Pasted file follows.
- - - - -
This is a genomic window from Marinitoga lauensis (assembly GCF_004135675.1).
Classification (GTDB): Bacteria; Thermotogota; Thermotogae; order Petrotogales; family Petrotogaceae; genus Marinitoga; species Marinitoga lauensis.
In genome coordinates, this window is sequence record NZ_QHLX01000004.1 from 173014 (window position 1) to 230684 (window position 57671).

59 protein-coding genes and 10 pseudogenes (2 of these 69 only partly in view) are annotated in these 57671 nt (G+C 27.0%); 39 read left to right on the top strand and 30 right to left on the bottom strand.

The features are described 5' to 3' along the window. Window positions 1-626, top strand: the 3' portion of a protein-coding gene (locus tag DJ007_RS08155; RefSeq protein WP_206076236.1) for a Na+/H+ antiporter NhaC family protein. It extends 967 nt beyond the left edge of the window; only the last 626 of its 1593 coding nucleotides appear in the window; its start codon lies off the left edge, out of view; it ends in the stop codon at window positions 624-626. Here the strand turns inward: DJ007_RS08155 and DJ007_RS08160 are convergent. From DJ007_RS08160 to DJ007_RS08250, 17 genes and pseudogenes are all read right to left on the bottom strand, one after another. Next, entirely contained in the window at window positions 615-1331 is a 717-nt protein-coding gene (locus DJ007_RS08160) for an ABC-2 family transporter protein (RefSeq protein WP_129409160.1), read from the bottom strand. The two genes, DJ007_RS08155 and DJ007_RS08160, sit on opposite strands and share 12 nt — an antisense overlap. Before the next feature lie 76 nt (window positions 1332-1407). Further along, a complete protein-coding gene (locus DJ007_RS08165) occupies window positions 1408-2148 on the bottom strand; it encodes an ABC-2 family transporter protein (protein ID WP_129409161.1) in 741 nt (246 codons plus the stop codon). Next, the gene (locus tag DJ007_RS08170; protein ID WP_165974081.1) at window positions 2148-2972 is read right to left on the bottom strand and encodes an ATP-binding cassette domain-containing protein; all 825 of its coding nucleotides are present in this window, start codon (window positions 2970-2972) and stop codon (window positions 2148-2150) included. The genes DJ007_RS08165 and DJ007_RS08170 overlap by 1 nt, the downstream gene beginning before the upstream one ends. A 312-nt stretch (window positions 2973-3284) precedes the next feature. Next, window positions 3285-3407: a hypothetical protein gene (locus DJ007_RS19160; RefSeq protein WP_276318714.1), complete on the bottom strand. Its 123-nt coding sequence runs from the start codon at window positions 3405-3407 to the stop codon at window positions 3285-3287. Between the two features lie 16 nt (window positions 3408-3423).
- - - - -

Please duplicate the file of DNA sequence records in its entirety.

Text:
This is a genomic window from Marinitoga lauensis (assembly GCF_004135675.1).
Classification (GTDB): Bacteria; Thermotogota; Thermotogae; order Petrotogales; family Petrotogaceae; genus Marinitoga; species Marinitoga lauensis.
In genome coordinates, this window is sequence record NZ_QHLX01000004.1 from 173014 (window position 1) to 230684 (window position 57671).

59 protein-coding genes and 10 pseudogenes (2 of these 69 only partly in view) are annotated in these 57671 nt (G+C 27.0%); 39 read left to right on the top strand and 30 right to left on the bottom strand.

The features are described 5' to 3' along the window. Window positions 1-626, top strand: the 3' portion of a protein-coding gene (locus tag DJ007_RS08155; RefSeq protein WP_206076236.1) for a Na+/H+ antiporter NhaC family protein. It extends 967 nt beyond the left edge of the window; only the last 626 of its 1593 coding nucleotides appear in the window; its start codon lies off the left edge, out of view; it ends in the stop codon at window positions 624-626. Here the strand turns inward: DJ007_RS08155 and DJ007_RS08160 are convergent. From DJ007_RS08160 to DJ007_RS08250, 17 genes and pseudogenes are all read right to left on the bottom strand, one after another. Next, entirely contained in the window at window positions 615-1331 is a 717-nt protein-coding gene (locus DJ007_RS08160) for an ABC-2 family transporter protein (RefSeq protein WP_129409160.1), read from the bottom strand. The two genes, DJ007_RS08155 and DJ007_RS08160, sit on opposite strands and share 12 nt — an antisense overlap. Before the next feature lie 76 nt (window positions 1332-1407). Further along, a complete protein-coding gene (locus DJ007_RS08165) occupies window positions 1408-2148 on the bottom strand; it encodes an ABC-2 family transporter protein (protein ID WP_129409161.1) in 741 nt (246 codons plus the stop codon). Next, the gene (locus tag DJ007_RS08170; protein ID WP_165974081.1) at window positions 2148-2972 is read right to left on the bottom strand and encodes an ATP-binding cassette domain-containing protein; all 825 of its coding nucleotides are present in this window, start codon (window positions 2970-2972) and stop codon (window positions 2148-2150) included. The genes DJ007_RS08165 and DJ007_RS08170 overlap by 1 nt, the downstream gene beginning before the upstream one ends. A 312-nt stretch (window positions 2973-3284) precedes the next feature. Next, window positions 3285-3407: a hypothetical protein gene (locus DJ007_RS19160; RefSeq protein WP_276318714.1), complete on the bottom strand. Its 123-nt coding sequence runs from the start codon at window positions 3405-3407 to the stop codon at window positions 3285-3287. Between the two features lie 16 nt (window positions 3408-3423).